We’re counting down the Top 10 Comedies of 2011. Each pick will be revealed on Hulu’s homepage every day of this week. Selections 10-2 can be viewed here.
I recently heard it theorized that sitcoms take writers about three seasons to really get a good handle on their characters and tone and that they usually become truly great after the first two. Well, in 2011, this theory has found a poster boy: the entire cast of “Parks and Recreation.”
Last season saw the excising of one character whose arc seemed to be complete and the addition of two characters that completely enhanced the dynamic of the show—Ben Wyatt (Adam Scott) and Chris Traeger (Rob Lowe). Not only did they allow for more drama and more interesting relationships but these guys respectively represent one of the best straight men on television and one of the most funny and genuinely joyful characters I’ve ever seen.
And that was just last season.
Writers took all year to fully engrain those characters into the show and develop the way the dynamic has changed, but now the show is really able to dig into the good stuff. In season four, this show has become all about character. We’ve had three whole seasons to fall in love with Leslie Knope and all of her comrades. In fact, Leslie—with her persistence, caring, and unabashed hope—has become an inspiration all her own. Seeing her have the opportunity to live out her dreams and pursue a candidacy for government office fulfills an arc set up on the show as early as its first episode. But I think what’s truly special about this season in particular is seeing those around her realize just how special she is, too.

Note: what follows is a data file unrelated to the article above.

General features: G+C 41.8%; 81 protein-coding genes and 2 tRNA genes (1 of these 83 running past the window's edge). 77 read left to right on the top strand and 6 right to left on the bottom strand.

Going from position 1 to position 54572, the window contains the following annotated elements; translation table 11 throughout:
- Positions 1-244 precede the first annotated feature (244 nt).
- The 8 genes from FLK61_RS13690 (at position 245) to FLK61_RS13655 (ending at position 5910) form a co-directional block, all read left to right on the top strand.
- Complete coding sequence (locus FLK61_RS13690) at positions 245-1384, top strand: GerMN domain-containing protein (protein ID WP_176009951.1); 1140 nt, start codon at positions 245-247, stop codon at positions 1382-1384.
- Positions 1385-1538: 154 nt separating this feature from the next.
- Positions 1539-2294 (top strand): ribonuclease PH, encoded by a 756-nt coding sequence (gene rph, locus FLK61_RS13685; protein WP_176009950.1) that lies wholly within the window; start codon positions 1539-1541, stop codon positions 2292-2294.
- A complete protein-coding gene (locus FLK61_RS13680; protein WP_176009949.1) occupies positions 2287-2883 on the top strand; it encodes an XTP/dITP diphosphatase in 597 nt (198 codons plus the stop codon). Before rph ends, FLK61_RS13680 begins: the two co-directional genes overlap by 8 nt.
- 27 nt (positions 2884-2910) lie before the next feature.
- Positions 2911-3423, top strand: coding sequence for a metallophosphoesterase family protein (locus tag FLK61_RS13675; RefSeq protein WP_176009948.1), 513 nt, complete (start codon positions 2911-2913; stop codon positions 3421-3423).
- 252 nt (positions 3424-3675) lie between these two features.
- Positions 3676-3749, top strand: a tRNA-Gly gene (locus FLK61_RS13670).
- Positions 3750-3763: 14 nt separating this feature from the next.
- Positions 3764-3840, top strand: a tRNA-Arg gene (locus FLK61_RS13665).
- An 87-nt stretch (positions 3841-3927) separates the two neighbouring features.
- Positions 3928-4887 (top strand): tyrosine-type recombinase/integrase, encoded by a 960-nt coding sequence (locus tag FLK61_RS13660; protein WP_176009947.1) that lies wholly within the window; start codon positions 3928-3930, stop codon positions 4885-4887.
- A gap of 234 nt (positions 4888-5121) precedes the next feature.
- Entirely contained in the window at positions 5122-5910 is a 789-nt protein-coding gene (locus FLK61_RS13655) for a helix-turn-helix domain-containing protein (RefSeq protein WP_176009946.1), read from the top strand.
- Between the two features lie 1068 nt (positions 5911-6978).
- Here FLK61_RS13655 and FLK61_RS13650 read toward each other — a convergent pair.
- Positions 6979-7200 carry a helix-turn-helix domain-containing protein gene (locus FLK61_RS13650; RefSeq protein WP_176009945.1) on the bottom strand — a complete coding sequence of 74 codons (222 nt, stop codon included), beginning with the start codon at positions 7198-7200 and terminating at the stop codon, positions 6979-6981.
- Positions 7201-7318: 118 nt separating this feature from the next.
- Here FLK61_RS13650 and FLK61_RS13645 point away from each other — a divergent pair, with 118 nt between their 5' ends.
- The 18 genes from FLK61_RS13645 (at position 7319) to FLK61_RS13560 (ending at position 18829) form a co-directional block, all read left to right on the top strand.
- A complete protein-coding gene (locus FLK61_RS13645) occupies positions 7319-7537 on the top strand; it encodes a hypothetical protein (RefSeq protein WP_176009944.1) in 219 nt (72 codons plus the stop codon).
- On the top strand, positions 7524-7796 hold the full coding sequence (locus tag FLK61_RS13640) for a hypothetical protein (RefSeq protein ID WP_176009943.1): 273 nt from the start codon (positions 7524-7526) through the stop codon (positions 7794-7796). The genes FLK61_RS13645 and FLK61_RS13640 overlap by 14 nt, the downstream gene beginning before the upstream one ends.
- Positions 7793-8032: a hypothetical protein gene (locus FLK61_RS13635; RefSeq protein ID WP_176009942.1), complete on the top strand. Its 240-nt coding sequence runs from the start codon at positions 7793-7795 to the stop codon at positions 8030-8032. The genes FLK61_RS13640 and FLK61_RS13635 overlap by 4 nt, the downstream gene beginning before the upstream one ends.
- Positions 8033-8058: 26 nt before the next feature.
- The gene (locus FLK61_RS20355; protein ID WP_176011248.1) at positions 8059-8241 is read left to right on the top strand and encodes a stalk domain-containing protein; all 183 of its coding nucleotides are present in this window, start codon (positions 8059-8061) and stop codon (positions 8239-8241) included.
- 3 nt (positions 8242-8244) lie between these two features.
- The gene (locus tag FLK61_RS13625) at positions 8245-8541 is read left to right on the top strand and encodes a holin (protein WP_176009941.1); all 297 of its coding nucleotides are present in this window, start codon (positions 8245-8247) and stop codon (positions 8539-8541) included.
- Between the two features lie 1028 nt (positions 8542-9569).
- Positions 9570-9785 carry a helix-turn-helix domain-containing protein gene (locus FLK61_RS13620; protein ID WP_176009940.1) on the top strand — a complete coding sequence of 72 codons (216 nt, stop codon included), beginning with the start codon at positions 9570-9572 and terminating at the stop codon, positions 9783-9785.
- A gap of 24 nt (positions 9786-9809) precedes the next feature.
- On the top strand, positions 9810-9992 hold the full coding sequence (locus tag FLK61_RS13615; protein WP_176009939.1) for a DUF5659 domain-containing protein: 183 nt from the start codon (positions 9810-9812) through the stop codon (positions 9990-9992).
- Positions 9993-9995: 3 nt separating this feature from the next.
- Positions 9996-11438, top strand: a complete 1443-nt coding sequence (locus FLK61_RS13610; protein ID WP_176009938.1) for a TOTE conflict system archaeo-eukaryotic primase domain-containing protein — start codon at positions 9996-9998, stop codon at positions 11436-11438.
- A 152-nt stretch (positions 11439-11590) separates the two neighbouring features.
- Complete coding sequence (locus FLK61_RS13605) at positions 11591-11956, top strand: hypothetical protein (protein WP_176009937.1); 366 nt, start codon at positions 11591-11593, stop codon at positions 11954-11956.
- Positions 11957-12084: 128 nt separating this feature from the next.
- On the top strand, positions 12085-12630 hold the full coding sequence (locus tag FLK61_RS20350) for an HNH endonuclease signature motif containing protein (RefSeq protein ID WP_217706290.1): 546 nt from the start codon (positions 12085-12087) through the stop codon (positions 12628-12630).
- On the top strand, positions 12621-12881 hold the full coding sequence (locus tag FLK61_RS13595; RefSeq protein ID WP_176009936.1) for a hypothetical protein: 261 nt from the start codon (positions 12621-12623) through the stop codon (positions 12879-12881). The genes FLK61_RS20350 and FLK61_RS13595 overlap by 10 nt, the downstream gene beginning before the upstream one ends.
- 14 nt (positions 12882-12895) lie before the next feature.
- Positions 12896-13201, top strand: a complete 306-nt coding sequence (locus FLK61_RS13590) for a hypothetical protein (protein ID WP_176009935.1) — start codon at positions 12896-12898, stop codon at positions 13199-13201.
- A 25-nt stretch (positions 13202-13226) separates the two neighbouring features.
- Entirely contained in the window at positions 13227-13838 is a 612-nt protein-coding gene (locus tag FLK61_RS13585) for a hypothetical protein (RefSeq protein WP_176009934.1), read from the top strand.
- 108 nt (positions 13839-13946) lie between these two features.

Ben’s gift of a Knope 2012 button and his understanding at every turn of Leslie’s goals and their relationship together was a truly emotional moment. And that’s followed by the entire “Parks and Recreation” office pledging their support, a perfectly timed moment of sentimentality, which has really become a specialty of the show in the last few years.
Leslie and Ron Swanson’s relationship has become the best platonic relationship since Liz Lemon and Jack Donaghy, primarily because of the subtle and sparse ways they show admiration for each other. Background characters like Andy Dwyer and April have been carefully developed into lovable aspects of the ensemble as well, and even the least featured of the cast such as Donna and Jerry have had their opportunities to shine. What really makes this show work is not any one joke or comedic style, but the way they’ve made us care for these people. These are truly admirable characters we can root for and get attached to.
And let’s not forget: Ron Swanson is awesome enough to make the show all on his own.